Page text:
In verse 23, we encounter another break in the flow of the Passage. This section is an appendix to 22:17-24:22 and the instructions are somewhat varied. Verse 29 may have inspired the Golden Rule of Luke 6:31 as it is a negative form of the same command.
     
  5. Clint Kritzer

    Clint Kritzer
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    Sunday School lesson 2/13/05 - continued

    Luke 22:63-65 The Mocking of Jesus

    Luke records two similar incidents that tell of His captors mocking Christ. The second is the mocking by the Roman soldiers but here we see His Jewish captors also making sport of Him in cruelty. From the text we can surmise that Jesus had gained some widespread acclaim as a prophet. That they blindfolded Him and demanded to know who had hit him reflects a rabbinical interpretation of Isaiah 11:3 stating that the Messiah would be able to judge by smell without the aid of sight.

    The sad fact of the matter is that these Jews had missed the true meaning of prophecy. It is not about clairvoyance or magic but rather insight into the purposes and activity of God. He had held out his hand to mankind with love and they had responded with fists of hate.

    Luke 22:66-71 Jesus Before the Council

    After daybreak, the Sanhedrin convened in formal session. Their purpose was to find some evidence that would lead to Jesus’ conviction. The council begins with the question “are you the messiah?”

    From all textual evidence we must conclude that Jesus did not publicly claim the title of Christ for Himself during His ministry. The acts that He performed and the message He gave were in accordance with the messianic ministry outlined in Isaiah 61:1-2, but the decision to believe was left to the people. Without that direct evidence, the Sanhedrin needed Jesus to publicly proclaim his title. If He did this, they could view the title in political terms and accuse Him of being a revolutionary. Then the Romans would do their dirty work for them. In Mark 14:62 during the overnight hearing Jesus answers the question affirmatively. In this Passage, He refuses to answer as it is pointless for Him to defend Himself. No matter what He claims they will not believe Him and if He asks His own defense questions to them they will not answer. The charges against Him were so prejudiced that no honest decision can be reached.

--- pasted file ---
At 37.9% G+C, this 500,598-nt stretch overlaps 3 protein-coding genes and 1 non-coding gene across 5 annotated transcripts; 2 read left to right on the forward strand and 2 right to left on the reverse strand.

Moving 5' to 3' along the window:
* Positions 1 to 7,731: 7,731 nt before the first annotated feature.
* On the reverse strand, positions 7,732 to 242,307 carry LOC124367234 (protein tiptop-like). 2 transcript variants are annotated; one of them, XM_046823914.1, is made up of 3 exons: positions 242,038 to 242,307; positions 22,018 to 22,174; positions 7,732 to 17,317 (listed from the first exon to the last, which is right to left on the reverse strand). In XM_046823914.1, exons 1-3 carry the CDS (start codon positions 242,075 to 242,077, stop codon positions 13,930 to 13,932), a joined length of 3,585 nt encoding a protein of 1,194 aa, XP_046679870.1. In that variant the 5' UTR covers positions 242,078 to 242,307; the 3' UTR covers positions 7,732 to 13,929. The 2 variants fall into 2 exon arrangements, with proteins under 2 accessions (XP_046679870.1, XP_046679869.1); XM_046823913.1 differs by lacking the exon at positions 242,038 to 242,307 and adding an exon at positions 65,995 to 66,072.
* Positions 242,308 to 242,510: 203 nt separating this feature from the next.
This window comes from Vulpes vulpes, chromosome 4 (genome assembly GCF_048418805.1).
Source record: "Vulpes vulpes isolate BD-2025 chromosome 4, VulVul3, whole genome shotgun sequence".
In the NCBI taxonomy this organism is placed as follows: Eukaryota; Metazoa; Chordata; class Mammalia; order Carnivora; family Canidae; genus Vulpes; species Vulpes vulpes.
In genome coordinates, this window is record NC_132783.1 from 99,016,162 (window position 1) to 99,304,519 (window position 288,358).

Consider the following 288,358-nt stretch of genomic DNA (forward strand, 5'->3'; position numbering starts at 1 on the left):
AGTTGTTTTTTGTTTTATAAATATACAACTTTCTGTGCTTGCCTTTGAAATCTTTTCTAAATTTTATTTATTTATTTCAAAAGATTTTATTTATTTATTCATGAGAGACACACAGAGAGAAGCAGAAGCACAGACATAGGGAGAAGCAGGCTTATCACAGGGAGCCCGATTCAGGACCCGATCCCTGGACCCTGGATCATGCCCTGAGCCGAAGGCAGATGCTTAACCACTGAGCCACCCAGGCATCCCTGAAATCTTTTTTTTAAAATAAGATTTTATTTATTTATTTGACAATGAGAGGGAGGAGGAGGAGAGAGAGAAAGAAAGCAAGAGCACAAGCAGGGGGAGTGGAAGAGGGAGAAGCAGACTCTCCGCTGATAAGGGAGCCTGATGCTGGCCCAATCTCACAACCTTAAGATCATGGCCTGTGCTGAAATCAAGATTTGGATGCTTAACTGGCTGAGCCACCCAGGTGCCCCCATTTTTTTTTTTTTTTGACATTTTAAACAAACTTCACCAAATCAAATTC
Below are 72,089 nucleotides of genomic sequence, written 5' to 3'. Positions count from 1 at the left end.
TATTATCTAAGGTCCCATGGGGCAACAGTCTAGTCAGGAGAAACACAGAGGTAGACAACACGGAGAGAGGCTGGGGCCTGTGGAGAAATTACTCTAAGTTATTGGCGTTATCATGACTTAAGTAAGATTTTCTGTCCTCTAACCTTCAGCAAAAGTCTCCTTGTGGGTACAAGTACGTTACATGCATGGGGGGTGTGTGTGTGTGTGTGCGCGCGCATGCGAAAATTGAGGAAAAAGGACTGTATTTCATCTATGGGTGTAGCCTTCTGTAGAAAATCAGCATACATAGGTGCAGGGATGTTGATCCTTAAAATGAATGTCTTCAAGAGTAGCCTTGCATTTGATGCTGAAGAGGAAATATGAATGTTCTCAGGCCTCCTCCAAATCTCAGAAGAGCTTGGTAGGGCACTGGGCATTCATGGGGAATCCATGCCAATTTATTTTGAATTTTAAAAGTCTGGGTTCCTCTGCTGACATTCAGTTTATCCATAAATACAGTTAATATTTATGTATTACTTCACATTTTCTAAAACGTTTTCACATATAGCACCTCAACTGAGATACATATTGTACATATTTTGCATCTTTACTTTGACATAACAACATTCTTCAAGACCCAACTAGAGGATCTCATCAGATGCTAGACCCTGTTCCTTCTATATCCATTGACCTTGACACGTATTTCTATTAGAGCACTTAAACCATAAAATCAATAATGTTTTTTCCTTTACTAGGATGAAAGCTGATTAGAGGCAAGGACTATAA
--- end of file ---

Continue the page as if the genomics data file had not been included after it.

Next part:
His opponents can work their will but after His death, He will be seated at the right hand of the power of God. Mark’s Gospel simply says “power” but Luke adds “of God” probably for his Gentile audience. Since God is the source of all power, the word can be used in an absolute sense as a name for God. To be seated at the right hand of God is to occupy the seat of the highest honor in Heaven.

    The Sanhedrin take this as a confession of messiahship and press to get more evidence. They ask, “are you then the Son of God?” To the modern ear, Jesus’ response of “you say that I am” is taken as “these are your words, not mine.” However, that the council takes this as an affirmation surely implies that He has incriminated Himself. In cases of confession, no witnesses are necessary. The crime to which the council views Jesus as committing is blasphemy. For the Jews this sufficient but this will not hold up under a Roman court and their assent would be necessary for an execution.
     
  6. Clint Kritzer

    Clint Kritzer